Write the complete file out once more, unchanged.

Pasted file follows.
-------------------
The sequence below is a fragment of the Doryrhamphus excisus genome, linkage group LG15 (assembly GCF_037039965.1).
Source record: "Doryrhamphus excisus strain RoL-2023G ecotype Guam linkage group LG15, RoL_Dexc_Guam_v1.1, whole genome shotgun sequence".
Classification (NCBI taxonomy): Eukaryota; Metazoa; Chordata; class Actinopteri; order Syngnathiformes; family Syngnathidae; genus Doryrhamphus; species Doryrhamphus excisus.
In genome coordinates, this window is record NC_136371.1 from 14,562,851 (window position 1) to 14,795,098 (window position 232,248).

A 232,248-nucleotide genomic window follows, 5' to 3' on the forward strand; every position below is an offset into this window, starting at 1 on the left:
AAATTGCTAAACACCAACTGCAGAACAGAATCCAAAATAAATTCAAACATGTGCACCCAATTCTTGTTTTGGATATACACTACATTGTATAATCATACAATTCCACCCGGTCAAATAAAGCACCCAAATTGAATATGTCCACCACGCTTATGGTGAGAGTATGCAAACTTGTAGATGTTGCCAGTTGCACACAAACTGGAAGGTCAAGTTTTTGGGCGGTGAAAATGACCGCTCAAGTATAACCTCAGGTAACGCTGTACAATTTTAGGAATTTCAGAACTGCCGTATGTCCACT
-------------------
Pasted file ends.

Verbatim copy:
The sequence below is a fragment of the Doryrhamphus excisus genome, linkage group LG15 (assembly GCF_037039965.1).
Source record: "Doryrhamphus excisus strain RoL-2023G ecotype Guam linkage group LG15, RoL_Dexc_Guam_v1.1, whole genome shotgun sequence".
Classification (NCBI taxonomy): Eukaryota; Metazoa; Chordata; class Actinopteri; order Syngnathiformes; family Syngnathidae; genus Doryrhamphus; species Doryrhamphus excisus.
In genome coordinates, this window is record NC_136371.1 from 14,562,851 (window position 1) to 14,795,098 (window position 232,248).

A 232,248-nucleotide genomic window follows, 5' to 3' on the forward strand; every position below is an offset into this window, starting at 1 on the left:
AAATTGCTAAACACCAACTGCAGAACAGAATCCAAAATAAATTCAAACATGTGCACCCAATTCTTGTTTTGGATATACACTACATTGTATAATCATACAATTCCACCCGGTCAAATAAAGCACCCAAATTGAATATGTCCACCACGCTTATGGTGAGAGTATGCAAACTTGTAGATGTTGCCAGTTGCACACAAACTGGAAGGTCAAGTTTTTGGGCGGTGAAAATGACCGCTCAAGTATAACCTCAGGTAACGCTGTACAATTTTAGGAATTTCAGAACTGCCGTATGTCCACT